Shortly after I came out to British Columbia in early 2006 I had a case of severely high blood pressure. It wouldn't have been fair to an employer for me to work for them until I got my health situation sorted out. I was on medications to lower the blood pressure and it took until early 2007 to find the cause. I finally went to a naturopath who found that a microscopic parasite was the cause for all this.

While getting my health in order, I took up blogging to share my photography. This way I wasn't wasting time and others got to enjoy the photos, not just me and those close to me.

In May of this year I had a mini-stroke cause again by severely high blood pressure. I may end up gong to the naturopath again since the specialist and other MDs can't seem to find the cause. This has only been a problem out here. Before that in Ontario, the blood pressure was only marginally high, not severely high like in BC.

Knowledge is good because being forewarned is forearmed!

All that said, enjoy this blog and all the photos I share with you.

Tuesday, March 20, 2007

More on Sunday's visit to Stanley Park

During Sunday's visit to Stanley Park in Vancouver I saw a number of interesting birds aside from the Mute Swans and American Coots. The duck in the photo above is called a Wood Duck, Aix sponsa, with a length of 18.5 inches, a wingspan of 30 inches and a weight of 1.3 pounds (600 g). This is a male duck seen near the shoreline in Lost Lagoon. A pair of these birds has been seen on one previous visit to the lagoon.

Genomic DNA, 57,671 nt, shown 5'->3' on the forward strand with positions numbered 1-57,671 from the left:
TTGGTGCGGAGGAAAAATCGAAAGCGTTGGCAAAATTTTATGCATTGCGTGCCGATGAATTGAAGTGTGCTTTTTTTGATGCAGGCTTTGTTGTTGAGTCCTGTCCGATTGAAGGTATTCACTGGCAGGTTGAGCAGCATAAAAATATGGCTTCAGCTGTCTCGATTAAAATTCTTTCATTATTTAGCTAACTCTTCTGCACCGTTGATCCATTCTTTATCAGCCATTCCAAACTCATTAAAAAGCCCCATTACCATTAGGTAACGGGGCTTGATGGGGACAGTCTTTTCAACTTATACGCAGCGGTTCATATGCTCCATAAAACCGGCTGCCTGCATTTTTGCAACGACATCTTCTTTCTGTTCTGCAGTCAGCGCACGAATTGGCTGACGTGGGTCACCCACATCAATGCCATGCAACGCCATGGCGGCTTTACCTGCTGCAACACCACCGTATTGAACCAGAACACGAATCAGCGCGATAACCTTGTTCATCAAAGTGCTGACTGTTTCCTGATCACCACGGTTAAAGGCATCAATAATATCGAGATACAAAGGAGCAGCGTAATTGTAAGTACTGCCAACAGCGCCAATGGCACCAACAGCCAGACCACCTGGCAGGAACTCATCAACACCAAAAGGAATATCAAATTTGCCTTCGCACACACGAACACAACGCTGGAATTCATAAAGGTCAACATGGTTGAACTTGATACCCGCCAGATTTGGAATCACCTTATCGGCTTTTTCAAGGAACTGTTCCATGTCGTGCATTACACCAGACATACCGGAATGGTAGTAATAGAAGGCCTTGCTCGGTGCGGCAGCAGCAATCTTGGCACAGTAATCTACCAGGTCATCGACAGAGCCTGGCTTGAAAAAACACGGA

After the visit to the lagoon I spent some time at the stone bridge located between the lagoon and two smaller ponds. There was all kinds of activity in the brush located near the one end of the bridge. I spotted several Pacific Northwest Spotted Towhees (Pipilo maculatus). There are also two other Spotted Towhees, the Southwest Spotted Towhee and the Plains Spotted Towhee. Also seen were several Song Sparrows, the Oregon Dark-eyed Junco and the Chestnut-backed Chickadee. In Surrey where I live I see many Black-capped Chickadees that everyone is familiar with. A little red squirrel was also seen. It came within an inch of my feet and would have eaten out of hand if I had something with me like peanuts or sunflower seeds. Then at the water's edge below a family was feeding the many mallard ducks and swans that had congregated there. There is always something to see in the park if you pay close attention.

Before leaving the park, here is another photo of the heron nests near the tennis courts. The fence for the courts can be seen in the lower right-hand corner of the image.

After I left the park, I saw a father playing the fiddle and his twelve year old son playing the bagpipes, and rather good I might add. This was just off the road near the main beach on English Bay. A small crowd of people had congregated around the boy to listen to him play the pipes. So, you never know what might be seen around the corner or over the hill when visiting the area. If you live in the area, think about visiting the park on one of those rainless days. The sun is an added bonus!

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